Ahh, the English language — so full of hard words to spell! Allow this artistic, experienced English teacher to guide you through a growing list of commonly misspelled words — with fun tricks to remember each correct spelling, illustrated by hand-drawn cartoons…
What Makes a Word Hard to Spell?
Let’s start by giving an answer to what makes certain words so difficult to spell. First, some English words are tough to remember because the vowels are hard to sound out, such as with the word “separate.” Others are confusing because they’re similar — but not identical — in sound and spelling to other words, as with “desert vs. dessert” and “later vs. latter.”
Other spellings are hard because it’s challenging to decide whether they’re written as one word or two, as with “workout.” Still others are tricky because they are homophones: two words that sound the same, but are spelled differently, and mean different things, like “awe or aww.”
Hard Words for Which Age?
When people think of the hardest words to spell in English, their minds often go straight to the longest word in the dictionary, “pneumonoultramicroscopicsilicovolcanoconiosis” (meaning a type of lung disease caused by breathing in tiny particles of silicate or quartz dust) or “antidisestablishmentarianism” — but the reality is that those words are so rarely used that it’s not really even worth learning to spell them.
No — in fact the REAL hardest words to spell in English are the short but tricky ones! Hint: the last word on this list is just three letters, but stumps the most experienced English spellers out there.
Given this, who is this list of frequently misspelled words for? Well, I could entitle this article “hard words for 1st graders to spell” or “hard words to spell for 12th graders” or even “challenging words to spell for adults” — but the reality is that ALL ages get mixed up by these hard to spell words. Want to see what I mean? Let’s dive in!
Hard Words to Spell in English
This growing list helps teach ways to remember common hard words to spell in English, even when they're difficult or confusing. Fun hand-drawn cartoon illustrations help learn!
The word "Answer" is hard to spell because of its silent "W" in the middle, and the hard-to-guess vowel that comes before the "R," due to its pronunciation. See the cartoons I drew in the link below for two funny ways to remember how to write this word.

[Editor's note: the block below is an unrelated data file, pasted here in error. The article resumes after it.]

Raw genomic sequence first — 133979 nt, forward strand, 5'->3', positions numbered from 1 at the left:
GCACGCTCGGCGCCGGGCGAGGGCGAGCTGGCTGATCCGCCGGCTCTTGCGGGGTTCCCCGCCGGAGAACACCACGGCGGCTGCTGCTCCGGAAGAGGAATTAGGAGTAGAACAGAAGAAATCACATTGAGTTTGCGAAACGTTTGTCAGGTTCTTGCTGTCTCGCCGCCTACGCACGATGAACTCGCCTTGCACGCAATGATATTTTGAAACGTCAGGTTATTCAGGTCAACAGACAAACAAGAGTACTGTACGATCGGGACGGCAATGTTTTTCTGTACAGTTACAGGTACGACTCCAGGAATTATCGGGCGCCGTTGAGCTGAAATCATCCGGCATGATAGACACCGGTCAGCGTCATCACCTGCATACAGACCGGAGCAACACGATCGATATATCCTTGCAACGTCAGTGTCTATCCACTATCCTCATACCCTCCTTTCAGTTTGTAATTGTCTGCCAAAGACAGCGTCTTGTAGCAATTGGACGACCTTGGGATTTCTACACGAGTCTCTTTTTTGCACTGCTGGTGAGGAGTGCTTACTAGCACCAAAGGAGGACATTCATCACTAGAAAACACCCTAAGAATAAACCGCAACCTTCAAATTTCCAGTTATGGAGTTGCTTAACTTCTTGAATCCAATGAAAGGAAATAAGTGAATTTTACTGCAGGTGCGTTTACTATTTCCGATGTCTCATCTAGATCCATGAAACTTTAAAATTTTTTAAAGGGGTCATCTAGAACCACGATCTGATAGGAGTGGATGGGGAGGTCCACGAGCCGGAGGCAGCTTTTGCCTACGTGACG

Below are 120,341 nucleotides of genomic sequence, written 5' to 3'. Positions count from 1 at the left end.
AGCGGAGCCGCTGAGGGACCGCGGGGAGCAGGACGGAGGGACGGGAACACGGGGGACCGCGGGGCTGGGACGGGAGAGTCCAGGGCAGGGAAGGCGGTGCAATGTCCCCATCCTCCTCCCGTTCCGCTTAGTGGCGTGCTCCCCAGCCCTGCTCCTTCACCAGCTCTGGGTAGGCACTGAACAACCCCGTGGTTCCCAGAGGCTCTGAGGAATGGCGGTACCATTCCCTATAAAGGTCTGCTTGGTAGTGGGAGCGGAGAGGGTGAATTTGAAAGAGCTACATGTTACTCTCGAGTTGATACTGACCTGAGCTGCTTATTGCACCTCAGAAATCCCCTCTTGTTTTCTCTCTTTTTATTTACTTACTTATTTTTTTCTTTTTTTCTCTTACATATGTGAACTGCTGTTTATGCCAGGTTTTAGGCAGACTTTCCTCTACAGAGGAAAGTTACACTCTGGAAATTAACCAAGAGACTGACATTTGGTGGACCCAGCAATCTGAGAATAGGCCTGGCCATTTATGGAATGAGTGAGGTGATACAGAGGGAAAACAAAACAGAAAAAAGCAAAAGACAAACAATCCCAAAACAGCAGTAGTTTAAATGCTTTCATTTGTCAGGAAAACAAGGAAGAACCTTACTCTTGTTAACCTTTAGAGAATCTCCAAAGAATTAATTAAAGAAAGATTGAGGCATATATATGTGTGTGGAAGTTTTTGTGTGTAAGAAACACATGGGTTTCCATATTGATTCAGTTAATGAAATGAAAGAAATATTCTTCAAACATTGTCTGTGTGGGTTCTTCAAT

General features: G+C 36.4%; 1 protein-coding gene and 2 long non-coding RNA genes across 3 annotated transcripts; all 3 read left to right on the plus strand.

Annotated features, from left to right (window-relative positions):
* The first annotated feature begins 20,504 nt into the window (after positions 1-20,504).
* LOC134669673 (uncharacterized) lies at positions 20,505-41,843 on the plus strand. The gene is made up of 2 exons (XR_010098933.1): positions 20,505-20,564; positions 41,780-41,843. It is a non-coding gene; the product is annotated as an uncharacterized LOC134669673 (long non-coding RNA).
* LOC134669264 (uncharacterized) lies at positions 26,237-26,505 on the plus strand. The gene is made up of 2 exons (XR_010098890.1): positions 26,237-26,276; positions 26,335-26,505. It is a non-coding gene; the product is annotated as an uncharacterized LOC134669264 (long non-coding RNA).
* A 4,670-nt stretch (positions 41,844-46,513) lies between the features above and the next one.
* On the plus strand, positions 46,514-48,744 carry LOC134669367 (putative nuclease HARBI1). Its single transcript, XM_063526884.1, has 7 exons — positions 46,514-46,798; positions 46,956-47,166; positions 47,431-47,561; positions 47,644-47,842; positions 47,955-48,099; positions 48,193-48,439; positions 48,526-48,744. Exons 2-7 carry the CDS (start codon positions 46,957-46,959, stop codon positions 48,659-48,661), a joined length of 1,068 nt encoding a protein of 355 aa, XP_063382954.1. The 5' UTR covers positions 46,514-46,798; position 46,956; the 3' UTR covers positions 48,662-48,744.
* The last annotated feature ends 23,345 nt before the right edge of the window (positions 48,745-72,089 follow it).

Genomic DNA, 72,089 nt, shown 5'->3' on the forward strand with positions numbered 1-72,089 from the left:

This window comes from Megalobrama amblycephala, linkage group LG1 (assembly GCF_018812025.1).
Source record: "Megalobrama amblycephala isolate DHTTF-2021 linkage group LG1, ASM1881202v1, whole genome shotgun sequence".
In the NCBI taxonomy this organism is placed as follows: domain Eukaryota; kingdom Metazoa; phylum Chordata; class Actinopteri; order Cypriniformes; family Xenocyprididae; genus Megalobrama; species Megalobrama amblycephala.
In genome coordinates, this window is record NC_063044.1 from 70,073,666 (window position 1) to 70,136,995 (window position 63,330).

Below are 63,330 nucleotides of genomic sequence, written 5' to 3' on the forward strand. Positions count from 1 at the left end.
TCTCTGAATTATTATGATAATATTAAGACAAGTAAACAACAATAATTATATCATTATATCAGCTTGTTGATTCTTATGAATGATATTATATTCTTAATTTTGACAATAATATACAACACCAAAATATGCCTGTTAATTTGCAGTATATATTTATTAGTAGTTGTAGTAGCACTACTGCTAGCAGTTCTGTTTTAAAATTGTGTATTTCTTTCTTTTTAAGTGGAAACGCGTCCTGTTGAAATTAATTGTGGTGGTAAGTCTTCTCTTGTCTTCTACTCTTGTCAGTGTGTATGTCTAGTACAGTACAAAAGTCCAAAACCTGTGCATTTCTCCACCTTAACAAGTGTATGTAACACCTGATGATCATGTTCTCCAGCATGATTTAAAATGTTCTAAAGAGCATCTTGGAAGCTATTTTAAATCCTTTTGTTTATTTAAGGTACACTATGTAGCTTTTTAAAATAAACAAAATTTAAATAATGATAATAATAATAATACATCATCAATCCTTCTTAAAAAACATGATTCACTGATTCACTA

"Clothes" are the articles of clothing you put on your body, while "cloths" are pieces of fabric. With all the frequently misspelled words on this list, you can click the "Continue Reading" button to get the full lesson and article.
"Color" is the U.S. English version, while "colour" is British, and used in all places where British English is spoken (from Canada to India). Learn the wild story about the origin of this difference here...
The cave spikes "stalactites" (growing down from the ceiling) and "stalagmites" (growing up from the ground) are frequently mixed up. Learn a way to remember the difference.
One Word or Two?
The next set of commonly misspelled words is confusing due to deciding whether to put a space in the middle to form two words, or leave it out to keep it as one word. Sometimes both forms exist, and sometimes only one does. Let's examine them...
"Everyday" is an adjective describing something that's used daily, while "every day" explains the frequency something is done. This is easier to understand with the examples and drawings at this link, so click below....
The short words "it's" and "your" and "there" may seem easy, but in fact they're some of the most frequently misspelled words in the English language, and thus some of the most difficult! These cartoon illustrations will help teach the difference.
Here is the full list of all the homophone lessons I've illustrated, including "Whose vs. Who's" and "Passed vs. Past." They are some of the most frequently misspelled words out there, for all ages!
Which Words are Hardest to Spell for YOU?
Which of these hard words to spell in English is most confusing for you to remember? I hope the memory ideas provided in each linked lesson above help to recall correct spelling the next time you’re writing or typing these tricksters.
I’m always adding to this list, so if there’s a word that’s not included here that you’d like me to illustrate, just leave a comment or send a message, and I’ll get to it. Happy spelling!
The author and artist, Lillie Marshall, is a National Board Certified Teacher of English who has been a public school educator since 2003, and an experienced Reiki practitioner since 2018. All art on this site is original and hand-drawn by Lillie. She launched DrawingsOf.com Educational Cartoons in 2020, building upon the success of her other two sites, AroundTheWorldL.com (established 2009) and TeachingTraveling.com (founded 2010). Subscribe to Lillie’s monthly newsletter, and follow @WorldLillie on social media to stay connected!
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